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Will “Beginner’s Mind” Save Sophisticated Corporations?

A new movement is afoot in corporate America. Conscious Capitalism is taking us back to a more humane, intuitive corporation. And asking lots of beginner’s questions along the way

“In the beginner’s mind there are many possibilities, but
in the expert’s there are few.”
Zen Master Shunryo Suzuki

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Conscious Capitalism. They’re two words that don’t fit
comfortably together. But they represent a movement poised to profoundly change
business.

According to Conscious Capitalism Inc. President Rand
Stagen, Conscious Capitalism is “… a philosophy based on the belief that a more
complex form of capitalism is emerging that holds the potential for enhancing
corporate performance while simultaneously advancing the quality of life for
billions of people.”

Stagen may call it a more complex form of capitalism. But
it’s actually a return to a simpler, emotionally intuitive, and more humane model.
A model where the open-minded “learner” can see opportunities the expert”‘ is
blind to.

The tenets of Conscious Capitalism have sparked
vociferous debate. Absolutists argue that corporations can’t be intuitive, or
humane. They are a piece of paper, and their sole responsibility is to make
shareholders money.

Proponents, on the other hand, argue that corporations
are much more person than paper. In fact, they are the embodiment of the people
who work for them. Corporation is, literally translated, ‘made into body’. It
is a group of individuals voluntarily brought together in a common pursuit. The
final proof in the pudding: if all the smart, talented people in a corporation
leave, the corporation dies.

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Ask and you shall succeed

So what are corporations that subscribe to Conscious
Capitalism doing to become more conscious and human? Like Buddhists (or your
average 6 year old), they’re asking a lot of questions.

As John Marshall Roberts would say, they’re asking ‘why’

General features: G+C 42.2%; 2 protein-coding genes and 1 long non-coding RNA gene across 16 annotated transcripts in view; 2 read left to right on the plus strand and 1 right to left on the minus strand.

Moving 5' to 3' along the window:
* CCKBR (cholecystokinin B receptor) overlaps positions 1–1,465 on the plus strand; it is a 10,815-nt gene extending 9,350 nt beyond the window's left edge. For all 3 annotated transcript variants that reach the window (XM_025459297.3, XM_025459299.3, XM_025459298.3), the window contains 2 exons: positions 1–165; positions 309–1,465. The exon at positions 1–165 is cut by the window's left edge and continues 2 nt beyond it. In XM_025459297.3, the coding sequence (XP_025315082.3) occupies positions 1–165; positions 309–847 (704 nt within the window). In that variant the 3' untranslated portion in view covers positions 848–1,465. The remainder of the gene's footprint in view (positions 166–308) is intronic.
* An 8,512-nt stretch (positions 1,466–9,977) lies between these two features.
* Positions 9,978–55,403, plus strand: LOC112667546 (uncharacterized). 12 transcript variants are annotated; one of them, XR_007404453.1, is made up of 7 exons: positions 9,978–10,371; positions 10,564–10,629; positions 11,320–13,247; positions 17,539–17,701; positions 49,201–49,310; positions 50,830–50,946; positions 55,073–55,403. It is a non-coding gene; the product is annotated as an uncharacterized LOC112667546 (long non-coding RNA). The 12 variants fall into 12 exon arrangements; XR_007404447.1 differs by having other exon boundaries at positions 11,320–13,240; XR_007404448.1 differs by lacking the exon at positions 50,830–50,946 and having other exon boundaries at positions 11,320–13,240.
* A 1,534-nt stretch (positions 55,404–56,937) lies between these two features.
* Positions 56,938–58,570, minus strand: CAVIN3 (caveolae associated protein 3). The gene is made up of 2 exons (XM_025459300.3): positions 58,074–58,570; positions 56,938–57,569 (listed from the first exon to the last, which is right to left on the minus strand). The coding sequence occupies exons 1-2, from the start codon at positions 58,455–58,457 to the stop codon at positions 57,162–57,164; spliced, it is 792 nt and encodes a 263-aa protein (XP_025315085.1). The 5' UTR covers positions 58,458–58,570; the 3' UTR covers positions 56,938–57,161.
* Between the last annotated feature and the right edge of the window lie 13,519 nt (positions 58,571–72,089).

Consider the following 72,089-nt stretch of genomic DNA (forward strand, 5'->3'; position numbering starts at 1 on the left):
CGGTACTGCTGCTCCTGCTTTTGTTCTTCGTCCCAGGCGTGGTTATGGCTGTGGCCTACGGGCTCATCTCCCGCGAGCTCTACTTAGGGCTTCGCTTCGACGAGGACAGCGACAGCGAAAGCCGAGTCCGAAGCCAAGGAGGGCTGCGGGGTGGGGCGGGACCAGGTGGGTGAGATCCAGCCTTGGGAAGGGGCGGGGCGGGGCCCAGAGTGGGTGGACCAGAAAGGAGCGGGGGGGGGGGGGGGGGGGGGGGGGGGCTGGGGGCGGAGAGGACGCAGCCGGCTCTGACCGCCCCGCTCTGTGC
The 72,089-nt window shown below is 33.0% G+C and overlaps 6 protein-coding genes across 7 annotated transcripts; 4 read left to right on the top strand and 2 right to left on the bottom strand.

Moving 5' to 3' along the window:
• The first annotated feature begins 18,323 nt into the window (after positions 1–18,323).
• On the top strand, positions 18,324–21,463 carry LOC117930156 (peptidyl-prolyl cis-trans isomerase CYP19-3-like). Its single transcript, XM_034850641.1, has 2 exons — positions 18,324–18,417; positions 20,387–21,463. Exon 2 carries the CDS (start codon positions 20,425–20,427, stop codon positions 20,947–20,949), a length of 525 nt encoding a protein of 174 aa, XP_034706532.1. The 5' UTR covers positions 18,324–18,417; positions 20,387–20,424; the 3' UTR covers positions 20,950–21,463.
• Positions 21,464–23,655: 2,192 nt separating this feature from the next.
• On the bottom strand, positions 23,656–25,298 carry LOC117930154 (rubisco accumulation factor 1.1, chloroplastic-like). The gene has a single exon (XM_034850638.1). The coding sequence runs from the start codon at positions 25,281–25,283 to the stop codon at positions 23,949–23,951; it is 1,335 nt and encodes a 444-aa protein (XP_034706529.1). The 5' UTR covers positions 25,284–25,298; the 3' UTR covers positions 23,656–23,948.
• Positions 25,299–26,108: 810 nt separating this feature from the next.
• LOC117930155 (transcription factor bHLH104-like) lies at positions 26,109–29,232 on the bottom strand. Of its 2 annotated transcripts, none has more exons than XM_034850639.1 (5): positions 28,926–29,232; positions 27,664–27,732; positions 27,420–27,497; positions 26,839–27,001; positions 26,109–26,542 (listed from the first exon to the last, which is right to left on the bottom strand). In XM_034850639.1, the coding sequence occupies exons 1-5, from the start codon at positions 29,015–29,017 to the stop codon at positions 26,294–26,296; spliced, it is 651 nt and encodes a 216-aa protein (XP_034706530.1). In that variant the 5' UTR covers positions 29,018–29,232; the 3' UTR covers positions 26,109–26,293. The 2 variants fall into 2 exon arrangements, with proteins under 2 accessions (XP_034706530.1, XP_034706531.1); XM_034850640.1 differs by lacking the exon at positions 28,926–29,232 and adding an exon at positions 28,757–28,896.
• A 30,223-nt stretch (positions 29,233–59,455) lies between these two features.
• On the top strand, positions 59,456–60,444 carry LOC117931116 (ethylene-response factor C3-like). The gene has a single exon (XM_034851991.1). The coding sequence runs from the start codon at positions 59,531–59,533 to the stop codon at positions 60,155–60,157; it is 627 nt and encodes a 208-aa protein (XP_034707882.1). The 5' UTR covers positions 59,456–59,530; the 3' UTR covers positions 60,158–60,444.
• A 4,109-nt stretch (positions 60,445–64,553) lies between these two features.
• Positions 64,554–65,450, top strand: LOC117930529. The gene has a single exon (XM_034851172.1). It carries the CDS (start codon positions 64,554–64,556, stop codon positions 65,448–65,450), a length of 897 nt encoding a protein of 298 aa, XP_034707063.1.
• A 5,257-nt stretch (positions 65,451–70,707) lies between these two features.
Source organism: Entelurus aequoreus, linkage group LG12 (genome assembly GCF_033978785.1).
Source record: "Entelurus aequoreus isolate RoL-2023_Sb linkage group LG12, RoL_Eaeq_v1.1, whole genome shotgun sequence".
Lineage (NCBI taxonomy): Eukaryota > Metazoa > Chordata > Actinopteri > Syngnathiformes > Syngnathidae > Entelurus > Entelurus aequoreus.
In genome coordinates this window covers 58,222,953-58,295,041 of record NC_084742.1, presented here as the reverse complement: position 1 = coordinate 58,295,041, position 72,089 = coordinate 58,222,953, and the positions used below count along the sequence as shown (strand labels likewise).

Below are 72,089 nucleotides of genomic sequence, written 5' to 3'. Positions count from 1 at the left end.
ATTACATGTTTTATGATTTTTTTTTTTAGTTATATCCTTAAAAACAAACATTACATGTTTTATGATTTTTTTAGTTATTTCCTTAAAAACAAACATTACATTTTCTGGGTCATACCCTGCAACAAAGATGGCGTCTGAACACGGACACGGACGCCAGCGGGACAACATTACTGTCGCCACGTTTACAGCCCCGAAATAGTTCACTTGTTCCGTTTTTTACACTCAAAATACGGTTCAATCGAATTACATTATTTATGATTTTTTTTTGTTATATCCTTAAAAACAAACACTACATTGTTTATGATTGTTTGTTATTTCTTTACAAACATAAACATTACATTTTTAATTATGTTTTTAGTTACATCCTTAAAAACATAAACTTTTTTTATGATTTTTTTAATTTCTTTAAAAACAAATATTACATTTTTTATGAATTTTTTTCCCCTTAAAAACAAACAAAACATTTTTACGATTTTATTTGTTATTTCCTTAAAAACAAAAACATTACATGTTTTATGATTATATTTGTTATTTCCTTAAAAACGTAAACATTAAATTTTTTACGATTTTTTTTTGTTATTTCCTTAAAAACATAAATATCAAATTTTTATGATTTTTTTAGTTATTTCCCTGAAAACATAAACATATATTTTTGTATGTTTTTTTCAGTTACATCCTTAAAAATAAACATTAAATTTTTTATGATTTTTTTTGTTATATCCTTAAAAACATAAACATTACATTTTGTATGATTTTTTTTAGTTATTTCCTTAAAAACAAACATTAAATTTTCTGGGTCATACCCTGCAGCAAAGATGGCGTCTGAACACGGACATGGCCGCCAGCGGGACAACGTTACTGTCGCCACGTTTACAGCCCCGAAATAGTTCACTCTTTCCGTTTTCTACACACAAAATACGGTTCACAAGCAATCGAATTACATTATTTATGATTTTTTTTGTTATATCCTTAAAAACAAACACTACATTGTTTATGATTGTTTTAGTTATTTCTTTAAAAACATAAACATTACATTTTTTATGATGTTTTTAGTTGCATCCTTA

questions on corporate purpose, rather than simply ‘what’ questions on the
business at hand.

They’re asking questions about what their stakeholders
(customers, employees, shareholders, suppliers, partners, communities) value
most. They’re asking about corporate impact on the environment and society. And
digging into what conscious leadership actually means.

And what have they discovered? Well, Conscious Capitalism
member Patagonia found that employees wanted to mix their workday with play – a
revelation which led to schedules that flex for surfing, skiing or family time.

This initiative, alongside other progressive policies,
has helped Patagonia grow impressively–even through the recession.

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Examine any of the companies in the Conscious Capitalism
movement–from Whole Foods to Seventh Generation to ours–and you see groups
of people questioning the status quo in similar fashion, trying to elevate both
humanity and profitability.

Your road to Conscious Capitalism

So what can your corporation learn from Conscious
Capitalism?

1. Look at your operation with a beginner’s mind. See it
as an uninitiated outsider would, and ask tough questions like why your company
exists–apart from the obvious ‘to make money’. Articulating the real value of
your existence and your contribution is what drives loyalty, commitment, and
discretionary effort–it is essential for you to have a purpose driven
company.

2. Think holistically. Your company is a system, with
many levels of interconnection. Consider how your actions impact both your
value chain, and stakeholders outside your immediate circle. Mutually
beneficial stakeholder outcomes will quickly appear, creating a rising tide
that floats all your boats.

3. Measure. The best argument against absolutist thinking
is profitability. When your company makes more money by treating people,
partners and the environment better, make sure everyone knows it.

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Conscious Capitalism is a movement that is gathering
momentum. Its embrace of concepts like beginner’s mind, purpose-driven
leadership and mutually beneficial behavior promises to make it a powerful path
to long term competitive advantage.

About the author

Marc Stoiber is a creative director, entrepreneur, green brand specialist and writer. He works with clients to build resilient, futureproof brands.

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